MAY 2013


    AUTHOR: // CATEGORY: Innovation, Leadership

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    In the last week, I’ve been lucky enough to participate in two events where the presenters were extremely purposeful with the information they communicated in a very public setting.  Better known as a 5 minute pitch.

    Last Tuesday I headed out to the Blue Valley CAPS building to watch the High School (YES…HIGH SCHOOL) Junior/Seniors in the CAPS Excelerator present their final projects.  Each student team had 5 minutes to summarize their SEMESTER’S worth of work.

    Tonight I was given the opportunity to judge the final pitches for the graduates of the Kauffman FastTrac TechVenture program where they each had 5 minutes to pitch their new business venture.

    In both cases, the very real pressure of time and an audience produced “pitches” where the presenter was well rehearsed and somewhat formulaic in structure.  I don’t want to give the impression that any of the presenters were boring; as a matter of fact, most of them were extremely dynamic.  Instead, I want you to consider the importance of knowing your content, focusing in on the key points and keeping the attention of your audience by reducing needless filler content.

    Before you stand up or sit down in front of a group of people to communicate information, consider these simple observations I had as an audience member/judge:

    1) Define the problem – Why did you call this meeting?  Is there a customer being impacted?  Is there money/time to be made/saved?

    2) Clearly articulate the solution – Ok, that sounds like a big opportunity…do you have a creative way of fixing that problem?

    3) What does success look like – You have my attention…So how much money/time can you make/save exactly?

    4) What do you need to be successful – Woah, I’m in!  Why are we still standing here?  What’s standing in your way?

    I’m not sure why 30 to 60 minutes became the standard for conveying information in the corporate world…  Meetings are painful and the people you invite are VERY expensive resources.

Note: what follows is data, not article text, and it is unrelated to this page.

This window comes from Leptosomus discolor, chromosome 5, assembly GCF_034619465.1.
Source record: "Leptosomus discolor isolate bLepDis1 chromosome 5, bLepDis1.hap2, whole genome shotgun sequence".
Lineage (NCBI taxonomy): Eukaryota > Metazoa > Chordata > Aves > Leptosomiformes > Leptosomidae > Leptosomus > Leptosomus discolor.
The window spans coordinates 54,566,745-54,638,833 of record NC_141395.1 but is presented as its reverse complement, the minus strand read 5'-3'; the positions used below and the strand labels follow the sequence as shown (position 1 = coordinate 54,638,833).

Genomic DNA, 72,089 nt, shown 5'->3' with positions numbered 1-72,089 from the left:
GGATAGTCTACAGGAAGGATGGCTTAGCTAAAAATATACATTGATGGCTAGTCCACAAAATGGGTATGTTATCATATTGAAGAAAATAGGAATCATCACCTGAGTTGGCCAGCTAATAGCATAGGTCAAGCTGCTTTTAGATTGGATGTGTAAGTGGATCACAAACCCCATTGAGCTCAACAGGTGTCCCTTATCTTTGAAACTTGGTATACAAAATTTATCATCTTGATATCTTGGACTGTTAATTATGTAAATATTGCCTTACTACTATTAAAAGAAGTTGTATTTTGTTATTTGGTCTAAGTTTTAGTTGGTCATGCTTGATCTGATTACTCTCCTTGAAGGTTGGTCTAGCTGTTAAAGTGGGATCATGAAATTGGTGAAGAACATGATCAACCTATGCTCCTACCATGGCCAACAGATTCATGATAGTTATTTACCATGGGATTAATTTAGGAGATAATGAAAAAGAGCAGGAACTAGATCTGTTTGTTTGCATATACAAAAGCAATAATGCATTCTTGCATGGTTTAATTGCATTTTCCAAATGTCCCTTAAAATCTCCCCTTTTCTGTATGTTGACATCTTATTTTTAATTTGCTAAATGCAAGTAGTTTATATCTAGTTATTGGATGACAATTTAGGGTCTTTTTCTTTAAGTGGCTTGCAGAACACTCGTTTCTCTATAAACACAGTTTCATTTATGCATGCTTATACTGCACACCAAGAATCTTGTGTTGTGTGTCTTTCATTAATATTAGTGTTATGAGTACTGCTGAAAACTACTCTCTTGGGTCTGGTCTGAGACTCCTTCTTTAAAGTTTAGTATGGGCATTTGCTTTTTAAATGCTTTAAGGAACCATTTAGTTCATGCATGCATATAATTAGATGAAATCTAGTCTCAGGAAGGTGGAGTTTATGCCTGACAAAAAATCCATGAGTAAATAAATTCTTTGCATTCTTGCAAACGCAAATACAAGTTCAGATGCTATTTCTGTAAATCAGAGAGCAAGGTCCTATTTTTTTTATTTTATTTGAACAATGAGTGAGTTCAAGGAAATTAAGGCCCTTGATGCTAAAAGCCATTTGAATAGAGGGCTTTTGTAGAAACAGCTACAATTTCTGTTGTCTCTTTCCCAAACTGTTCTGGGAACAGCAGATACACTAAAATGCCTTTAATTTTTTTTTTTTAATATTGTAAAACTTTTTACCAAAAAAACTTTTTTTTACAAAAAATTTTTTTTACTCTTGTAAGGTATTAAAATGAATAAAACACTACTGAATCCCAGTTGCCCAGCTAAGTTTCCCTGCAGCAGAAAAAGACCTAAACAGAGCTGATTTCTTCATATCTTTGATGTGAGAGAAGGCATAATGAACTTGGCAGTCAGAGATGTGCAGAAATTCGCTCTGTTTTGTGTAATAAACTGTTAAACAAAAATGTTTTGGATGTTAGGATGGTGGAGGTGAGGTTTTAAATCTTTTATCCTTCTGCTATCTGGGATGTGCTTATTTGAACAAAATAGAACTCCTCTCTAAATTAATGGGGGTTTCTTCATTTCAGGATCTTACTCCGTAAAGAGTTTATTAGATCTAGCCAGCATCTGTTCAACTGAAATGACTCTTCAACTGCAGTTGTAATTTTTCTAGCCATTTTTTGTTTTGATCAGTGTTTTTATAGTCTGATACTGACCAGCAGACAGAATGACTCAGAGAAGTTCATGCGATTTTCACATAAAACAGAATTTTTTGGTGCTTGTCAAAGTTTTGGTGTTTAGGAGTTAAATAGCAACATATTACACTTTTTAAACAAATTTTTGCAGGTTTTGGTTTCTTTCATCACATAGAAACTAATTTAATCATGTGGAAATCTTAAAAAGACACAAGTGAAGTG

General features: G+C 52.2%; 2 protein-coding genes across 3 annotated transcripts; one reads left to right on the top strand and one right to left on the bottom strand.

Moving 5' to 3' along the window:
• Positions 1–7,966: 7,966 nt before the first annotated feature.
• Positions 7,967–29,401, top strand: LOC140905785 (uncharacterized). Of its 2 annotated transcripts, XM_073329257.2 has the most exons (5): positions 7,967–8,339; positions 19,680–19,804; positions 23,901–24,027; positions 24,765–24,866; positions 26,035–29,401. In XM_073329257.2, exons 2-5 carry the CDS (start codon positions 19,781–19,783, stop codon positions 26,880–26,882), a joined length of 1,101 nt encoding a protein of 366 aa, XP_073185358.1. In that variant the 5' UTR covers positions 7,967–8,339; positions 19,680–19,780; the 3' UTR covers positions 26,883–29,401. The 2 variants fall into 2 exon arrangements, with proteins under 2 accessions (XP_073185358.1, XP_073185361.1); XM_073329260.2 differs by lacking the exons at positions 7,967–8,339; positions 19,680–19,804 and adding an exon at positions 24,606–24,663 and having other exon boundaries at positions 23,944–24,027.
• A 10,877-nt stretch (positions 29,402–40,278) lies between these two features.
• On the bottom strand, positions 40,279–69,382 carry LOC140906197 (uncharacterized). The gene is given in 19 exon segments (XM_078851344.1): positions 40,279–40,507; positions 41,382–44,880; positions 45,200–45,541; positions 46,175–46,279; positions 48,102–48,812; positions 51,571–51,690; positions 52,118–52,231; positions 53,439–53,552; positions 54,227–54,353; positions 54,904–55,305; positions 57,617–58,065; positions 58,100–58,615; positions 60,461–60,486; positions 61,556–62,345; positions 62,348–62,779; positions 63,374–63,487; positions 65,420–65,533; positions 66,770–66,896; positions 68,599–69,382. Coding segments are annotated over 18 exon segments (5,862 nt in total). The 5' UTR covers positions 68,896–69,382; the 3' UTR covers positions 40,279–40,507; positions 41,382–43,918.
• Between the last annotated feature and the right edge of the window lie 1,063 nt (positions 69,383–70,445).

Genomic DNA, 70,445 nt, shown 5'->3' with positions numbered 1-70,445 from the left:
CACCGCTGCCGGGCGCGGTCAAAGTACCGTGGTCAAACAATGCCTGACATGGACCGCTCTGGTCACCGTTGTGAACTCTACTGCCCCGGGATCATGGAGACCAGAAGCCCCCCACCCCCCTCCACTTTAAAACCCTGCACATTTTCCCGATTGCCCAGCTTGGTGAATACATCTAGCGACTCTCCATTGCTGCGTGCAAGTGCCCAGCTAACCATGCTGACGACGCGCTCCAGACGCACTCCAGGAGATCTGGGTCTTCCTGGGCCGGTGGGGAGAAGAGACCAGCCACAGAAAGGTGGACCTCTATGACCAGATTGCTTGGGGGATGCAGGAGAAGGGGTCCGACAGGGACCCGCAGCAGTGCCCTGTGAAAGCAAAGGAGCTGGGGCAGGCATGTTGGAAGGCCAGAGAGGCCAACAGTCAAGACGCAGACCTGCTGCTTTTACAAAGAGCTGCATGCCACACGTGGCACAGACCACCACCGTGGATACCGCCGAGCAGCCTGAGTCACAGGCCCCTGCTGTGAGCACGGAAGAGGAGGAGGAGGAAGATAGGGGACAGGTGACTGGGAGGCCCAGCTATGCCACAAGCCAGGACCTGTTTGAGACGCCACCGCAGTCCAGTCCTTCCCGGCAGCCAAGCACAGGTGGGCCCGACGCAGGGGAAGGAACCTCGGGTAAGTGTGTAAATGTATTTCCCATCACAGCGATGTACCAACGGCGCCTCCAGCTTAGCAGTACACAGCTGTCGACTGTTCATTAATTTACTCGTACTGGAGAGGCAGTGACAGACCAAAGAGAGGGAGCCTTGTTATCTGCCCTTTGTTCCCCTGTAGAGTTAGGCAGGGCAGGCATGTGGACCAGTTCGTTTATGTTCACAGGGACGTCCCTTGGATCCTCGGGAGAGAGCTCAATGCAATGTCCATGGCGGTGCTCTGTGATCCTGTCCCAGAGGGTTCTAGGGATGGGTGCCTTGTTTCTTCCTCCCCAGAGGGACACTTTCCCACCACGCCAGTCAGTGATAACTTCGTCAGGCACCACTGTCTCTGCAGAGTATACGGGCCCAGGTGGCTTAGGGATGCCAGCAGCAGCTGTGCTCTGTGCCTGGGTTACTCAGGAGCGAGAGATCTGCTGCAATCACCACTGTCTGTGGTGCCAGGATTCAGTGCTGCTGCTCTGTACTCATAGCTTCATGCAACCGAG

Make your next meeting less like a meeting and more like a pitch…at the very least start with #1 and see where things go.

    Want to get crazy?  Rehearse your “pitch” and get a peer to limit it to 5 minutes.  You’ll be shocked at the progress that follows.


    AUTHOR: // CATEGORY: Leadership, Life Lessons

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    The man in the picture above is the “Mayor of the Infield” and a mainstay at the Kentucky Derby.  He wasn’t elected, no one appointed him and he wasn’t given his position…he took it.

    For those who haven’t been before, the Kentucky Derby is quite an event.  The thoroughbred horses, Millionaire’s Row, the celebrities, the mint juleps, the women in their fancy dresses and gigantic hats dominate the coverage.  Meanwhile, one of the largest parties in America quietly builds momentum inside of the mile long oval.  Crowds begin to gather before sunrise and the party lasts into the evening (rain or shine, sunburn or mudslides).

    It’s a chaotic situation and yet, within all of that, there are shining examples of icons like the “Mayor” who step into leadership roles throughout the day.  Like the Kentucky Derby infield, the professional environment is chaotic.  You can fight to be promoted into the role of a “Manager” or “Vice President,” however, that is COMPLETELY DIFFERENT from becoming a leader.  No one can grant you leadership…you have to take it.

    The Mayor of the Infield is a quirky guy, maybe even a little bit crazy…but I watched him as he took a leadership role last Saturday:

    Stand Out – leaders are remarkable, they naturally attract others

    It was 7am, new security regulations had outlawed coolers, tents/umbrellas were no longer allowed inside of the gates and we all knew rain was in the forecast for the entire day.  None of that was going to ruin the Mayor’s infield experience.  The excitement and anticipation around him and his friends was palpable.  He was like-able in a really strange way, dressed for the occasion and he set the tone for the day as we waited in line.  

    Serve – leaders lend a helping hand, they give to others prior to getting for themselves

    As we sat there waiting for the gates to open another derby veteran to my right crushed his final beer can in the 6 pack he had brought with him.  Almost instinctively the Mayor dug into his stash, handing a fresh can of beer to the man…someone who wasn’t in his immediate circle.  Handing over a beer is a small gesture, but the value he placed in the collective enjoyment of the group over his own personal satisfaction is a big deal.

    Act – leaders lead by example, they don’t wait for initiative…they take it.

    The gates open and the Mayor quickly cleared security (he had made good friends with the Army personnel working the turnstile and they graciously pre-screened his outfit).  As I watched from my spot in the line I saw him throw a fist in the air and let out an enthusiastic battle cry as he headed into the tunnel.  He quickly transitioned from the crawl of the security line into a flat out sprint to stake out his spot along the fence line.  He ran out of sight with a number of other infielders following him….just as loud and excited as he was.

    Leadership is NOT a title, it is NOT limited to those in a certain role, NO ONE is going to grant it to you.  The world will always be in need of good leadership…it’s just waiting for you to take it.

    Stand Out – Serve – Act